She is the co-author of The Story So Far: As a Quantum Media principal, she has led numerous consulting engagements and has provided senior-level management consulting services to many companies in a broad range of assignments. Ava graduated from Brown University before going on to earn her M. By the Numbers , National Basketball Association. Retrieved March 23, Retrieved August 31, Retrieved October 24, Retrieved July 28, Retrieved February 21, Shinn says others interested in buying piece of Hornets , lubbockonline.
Retrieved January 3, Retrieved February 27, Retrieved March 17, Retrieved May 7, The New York Times. Archived from the original on November 7, Retrieved August 25, Retrieved May 18, How Many Has Michael Made? A suspension for talking trash? The New York Times , February 26, Jordan wears 'greatest' crown , USA Today. Retrieved October 25, Retrieved May 16, Retrieved January 14, What Does He Do for an Encore?
Retrieved May 23, Al Michaels , Grantland, 1: Retrieved June 22, Retrieved February 3, Retrieved June 13, Retrieved January 18, Retrieved May 26, Retrieved July 19, American athletes of the century , ESPN. Retrieved May 3, Retrieved March 3, Michael Jordan interview , Hoop Magazine , April , via nba. Retrieved March 6, James says he'll decide his future soon , Sports Illustrated , April 16, Retrieved May 19, The next 'next Jordan' , money.
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Founded in Based in Chicago, Illinois. The first is our "ecological conversion" - or our recognition that the Shire is worth saving. That is a kind of existential recognition of "our common home. Yet a kind of mysterious crescendo appears when the Holy Father asks us to meditate on Matthew 8: It is in the Eucharist that our common home is carried up, healed, cleansed, joined to our heavenly home towards which Christians journey.
This is why the image of the Saint is at least as powerful as the image of the Shire in this encyclical. As I've said, the pope is anti-modern enough to say that only a return to harmony between God and creatures can save us.
But what does that harmony really look like for ordinary people? Into the pope's imagined Shire walks the thirteenth century St. It's hard to overestimate how profoundly infused this encyclical is with St. Francis who turned from a secular path - quite self-destructive in its way - and by grace was converted to Christ.
The harmony with creation that is visible in St. Francis - a harmony that is universally praised and loved - is unintelligible apart from his conversion to Christ, his prayers, his participation in the Eucharist as the joining of our earthly home to God the Father in heaven. Francis Preaching to the Birds , for he repeatedly lifts up St. Francis as an exemplar, a saint who had found a way to break back into that original harmony between God and his creatures. The earth is essentially a shared inheritance, whose fruits are meant to benefit everyone.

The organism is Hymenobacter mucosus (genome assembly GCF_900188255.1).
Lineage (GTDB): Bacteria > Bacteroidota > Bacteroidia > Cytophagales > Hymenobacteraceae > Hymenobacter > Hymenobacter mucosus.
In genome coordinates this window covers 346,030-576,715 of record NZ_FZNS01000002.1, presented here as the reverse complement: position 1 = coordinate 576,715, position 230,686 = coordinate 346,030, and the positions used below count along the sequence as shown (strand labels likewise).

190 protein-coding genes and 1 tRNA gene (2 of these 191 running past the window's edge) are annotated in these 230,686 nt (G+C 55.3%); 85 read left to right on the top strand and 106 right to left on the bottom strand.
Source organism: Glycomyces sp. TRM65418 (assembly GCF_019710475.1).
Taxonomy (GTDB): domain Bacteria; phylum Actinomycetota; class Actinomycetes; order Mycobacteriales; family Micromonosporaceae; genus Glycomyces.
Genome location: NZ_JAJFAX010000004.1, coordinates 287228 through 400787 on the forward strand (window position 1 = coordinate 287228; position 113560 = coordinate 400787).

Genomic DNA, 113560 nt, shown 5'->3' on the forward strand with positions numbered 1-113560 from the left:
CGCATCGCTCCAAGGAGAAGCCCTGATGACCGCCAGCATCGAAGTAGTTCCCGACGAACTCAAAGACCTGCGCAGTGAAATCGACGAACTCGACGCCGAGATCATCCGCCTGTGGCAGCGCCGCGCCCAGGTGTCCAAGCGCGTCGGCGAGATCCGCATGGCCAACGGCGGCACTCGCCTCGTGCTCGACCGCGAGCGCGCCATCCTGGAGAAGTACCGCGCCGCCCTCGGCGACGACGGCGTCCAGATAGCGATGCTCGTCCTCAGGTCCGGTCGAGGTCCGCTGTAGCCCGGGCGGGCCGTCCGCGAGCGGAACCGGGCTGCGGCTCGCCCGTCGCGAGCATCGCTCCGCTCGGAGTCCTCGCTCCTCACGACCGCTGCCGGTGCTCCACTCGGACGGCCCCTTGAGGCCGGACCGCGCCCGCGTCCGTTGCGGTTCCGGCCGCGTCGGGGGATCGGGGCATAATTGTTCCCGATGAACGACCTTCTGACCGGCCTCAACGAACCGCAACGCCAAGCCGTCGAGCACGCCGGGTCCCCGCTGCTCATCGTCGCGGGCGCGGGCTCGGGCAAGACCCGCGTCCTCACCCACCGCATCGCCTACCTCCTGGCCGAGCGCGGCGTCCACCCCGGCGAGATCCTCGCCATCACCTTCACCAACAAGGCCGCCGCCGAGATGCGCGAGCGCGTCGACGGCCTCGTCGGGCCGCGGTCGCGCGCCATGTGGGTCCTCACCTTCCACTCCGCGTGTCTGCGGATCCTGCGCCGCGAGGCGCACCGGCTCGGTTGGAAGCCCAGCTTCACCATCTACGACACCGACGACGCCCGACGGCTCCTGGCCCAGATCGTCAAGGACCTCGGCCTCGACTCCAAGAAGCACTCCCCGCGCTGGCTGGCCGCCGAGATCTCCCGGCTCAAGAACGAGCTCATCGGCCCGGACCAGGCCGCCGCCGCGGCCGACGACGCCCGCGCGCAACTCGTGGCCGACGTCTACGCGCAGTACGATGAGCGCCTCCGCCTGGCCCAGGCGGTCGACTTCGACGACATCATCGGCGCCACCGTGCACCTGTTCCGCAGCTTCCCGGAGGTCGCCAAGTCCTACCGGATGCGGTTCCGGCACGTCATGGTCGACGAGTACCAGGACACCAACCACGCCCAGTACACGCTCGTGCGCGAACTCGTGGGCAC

For believers, this becomes a question of fidelity to the Creator. Environmentalists are not anonymous Christians in this encyclical.
They see something, though, which the Church also sees from a different height. The Holy Father asks us to recognize that creation itself is not a policy battle, but our common home. To care for creation is to care for what all of us depend on for our existence. It is a genuinely pre-political common good. The vast majority of people on this planet recognize that this world has a Creator, which we call God.
This encyclical is addressed to all people of good will, but it's most basic thesis is that our turn away from God is at the root of our self-destructive path. He calls the world to conversion. Conversion to God as cause, but then conversion to Christ, who has united this whole world to himself so that we can enter into that original harmony between God and creation.
In this alone, he says, will we find survival "beyond the sun. There will be many who continue to think of Pope Francis as a progressive pope. But conservatives especially should be attracted to his argument that "our common home" is a pre-political common good on which we depend, and which should be con-served.
In this way I think Pope Francis is closer to Tolkien, and to the British conservative and conservationist philosopher Roger Scruton , whose "Green Philosophy" gets very close to the way magisterial teaching on ecology and conservation has been moving.
The pope's solutions are not about expanding government, but about expanding every human person, with a proper account of subsidiarity making the family the basic cell, the fundamental unit of creation care. The pope's vision is very much of the Shire.
But what he is really calling us to become is saints! It is unusual for a papal encyclical to be denounced long before it is published. In the days and weeks leading up to the release of Laudato Si' , conservative critics blasted Pope Francis as a deluded megalomaniac, a dupe of the radical left, even as "the most dangerous person on earth.